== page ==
Louis Malle speaks the final words of Au Revoir Les Enfants saying that the memory of that day where the Jewish pupils and Father Jean were arrested has always stayed with him. This 1987 film marked a subject Malle had toyed with filming all his career and reflects a continuation of his concern for childhood and taking the right path. Unlike the two other films in this box set, Malle does not seek to challenge authority or taboos but to show evil. It differs in other ways with the portrayal of the eminently heroic Father Jean, a far cry from the repressed priests of much of Malle’s work.
Au Revoir Les Enfants is beautifully shot, written and acted. Malle uses a largely unknown cast much as his hero Robert Bresson did, but does not sacrifice emotional punch with this decision. It has echoes of earlier films with the character of Joseph recalling Lucien Lacombe, a similar misbegotten young man pushed into the arms of evil by circumstance and Julien sharing a warmth with his mother much as Laurent in Murmur of the Heart. The film looks at childhood and is very good on how friendship develops through games, cruelty and shared experience. It is very good on the interest in the forbidden delights of the adult world but the boys here are a little younger and a little more innocent.
There is also a wonderful scene with the boys being encouraged to watch the Chaplin short “The Immigrant”. It is good to see Malle showing cinema much as he tries to use it – to understand, to enlighten and to make the world a more tolerant place. Au Revoir Les Enfants is a masterpiece, a great film about childhood and the dangers of taking a wrong turn. It celebrates those who protect and preach tolerance and is a wonderful summary of everything Malle tried to do in film.
The three films are presented on three individual discs with an extra disc of supplements. All three films are presented anamorphically and have restoration work done on them. The naturalistic colours of each film are presented well and the contrast levels are fine. There are very rare hairs on the prints but mostly these are impeccable transfers – sharp, well defined and beautiful. The audio is mono throughout the feature films and of excellent quality. The English subtitles are excellent throughout. Each of the films comes with quite detailed inserts containing essays on each film as well as the theatrical trailers.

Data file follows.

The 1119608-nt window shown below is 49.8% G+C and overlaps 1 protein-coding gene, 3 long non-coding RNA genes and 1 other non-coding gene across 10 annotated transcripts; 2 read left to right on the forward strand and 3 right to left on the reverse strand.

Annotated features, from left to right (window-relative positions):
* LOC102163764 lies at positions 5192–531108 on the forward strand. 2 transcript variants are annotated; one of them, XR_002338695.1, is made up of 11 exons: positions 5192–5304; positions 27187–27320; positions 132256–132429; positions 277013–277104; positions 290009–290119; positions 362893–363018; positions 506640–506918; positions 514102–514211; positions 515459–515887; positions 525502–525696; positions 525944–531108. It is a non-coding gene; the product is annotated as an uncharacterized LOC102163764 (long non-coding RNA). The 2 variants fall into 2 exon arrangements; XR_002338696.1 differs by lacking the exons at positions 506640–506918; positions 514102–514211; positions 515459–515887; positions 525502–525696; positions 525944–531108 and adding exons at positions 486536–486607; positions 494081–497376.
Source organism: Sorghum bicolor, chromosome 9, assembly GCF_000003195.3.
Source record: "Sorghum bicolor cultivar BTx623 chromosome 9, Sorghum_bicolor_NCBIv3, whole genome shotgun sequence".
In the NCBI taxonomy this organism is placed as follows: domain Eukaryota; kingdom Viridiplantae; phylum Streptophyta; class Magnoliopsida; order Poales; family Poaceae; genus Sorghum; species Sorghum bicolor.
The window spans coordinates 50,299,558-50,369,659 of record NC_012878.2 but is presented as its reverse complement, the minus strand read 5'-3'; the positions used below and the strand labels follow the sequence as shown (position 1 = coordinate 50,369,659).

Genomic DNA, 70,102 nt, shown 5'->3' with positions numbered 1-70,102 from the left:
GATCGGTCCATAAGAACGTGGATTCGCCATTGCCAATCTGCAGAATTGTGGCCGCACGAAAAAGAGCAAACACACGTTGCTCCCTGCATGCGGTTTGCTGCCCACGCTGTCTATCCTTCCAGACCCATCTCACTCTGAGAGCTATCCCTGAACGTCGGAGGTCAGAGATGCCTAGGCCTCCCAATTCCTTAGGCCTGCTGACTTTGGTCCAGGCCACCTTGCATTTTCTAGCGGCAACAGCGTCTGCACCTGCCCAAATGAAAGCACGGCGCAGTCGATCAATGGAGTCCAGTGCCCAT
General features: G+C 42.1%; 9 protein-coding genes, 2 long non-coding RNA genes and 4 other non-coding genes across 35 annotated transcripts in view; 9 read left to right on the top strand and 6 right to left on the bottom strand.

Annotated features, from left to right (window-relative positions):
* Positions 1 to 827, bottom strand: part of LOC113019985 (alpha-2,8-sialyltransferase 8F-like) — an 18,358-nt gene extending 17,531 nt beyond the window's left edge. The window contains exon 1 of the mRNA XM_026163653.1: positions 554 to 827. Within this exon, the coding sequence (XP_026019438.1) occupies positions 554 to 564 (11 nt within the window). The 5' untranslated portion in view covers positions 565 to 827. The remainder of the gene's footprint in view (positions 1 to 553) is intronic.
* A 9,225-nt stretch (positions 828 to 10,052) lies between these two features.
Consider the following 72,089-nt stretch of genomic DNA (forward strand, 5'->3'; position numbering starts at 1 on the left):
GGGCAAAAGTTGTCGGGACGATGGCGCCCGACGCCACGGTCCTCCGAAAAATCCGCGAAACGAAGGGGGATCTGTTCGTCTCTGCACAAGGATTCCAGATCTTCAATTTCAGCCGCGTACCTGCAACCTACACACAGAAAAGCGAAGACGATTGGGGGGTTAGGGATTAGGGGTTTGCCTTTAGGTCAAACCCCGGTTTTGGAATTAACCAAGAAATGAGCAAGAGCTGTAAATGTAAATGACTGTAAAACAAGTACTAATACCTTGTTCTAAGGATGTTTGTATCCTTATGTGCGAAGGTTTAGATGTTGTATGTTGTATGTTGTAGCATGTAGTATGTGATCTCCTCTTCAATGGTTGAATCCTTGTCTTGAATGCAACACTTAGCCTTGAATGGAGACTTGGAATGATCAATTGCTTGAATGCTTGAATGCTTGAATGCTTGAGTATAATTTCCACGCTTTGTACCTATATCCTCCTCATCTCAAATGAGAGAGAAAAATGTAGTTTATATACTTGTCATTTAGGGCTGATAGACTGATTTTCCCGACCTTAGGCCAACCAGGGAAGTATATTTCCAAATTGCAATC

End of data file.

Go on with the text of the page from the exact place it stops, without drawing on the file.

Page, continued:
The supplements disc is a joy. It includes a 30 minute interview with critic Pierre Billard whose insight into Malle’s work and his rebelliousness is very enlightening, and a 15 minute interview with Malle’s widow, actress Candice Bergen. There are interviews and pieces from French TV on the making of the two earlier films in this set and three audio interviews with Malle. The supplements also include a piece on the character of Joseph from Au Revoir Les Enfants and the Chaplin short mentioned above.
Reviewing this set and the R2 box set has given me a passion for Malle’s films. Whilst the earlier films are impeccably well made, eccentrically diverse and very enjoyable these three films are of a higher order. Tremendously insightful of human beings, fearless in seeking truth and rebellious in their intent this box set includes three films of excellent quality, two of these are to my mind classics. It has been 15 years since I last saw them and thanks to this brilliant package it will never be so long again.
For more information about the films of Louis Malle and other titles released by Criterion visit their website.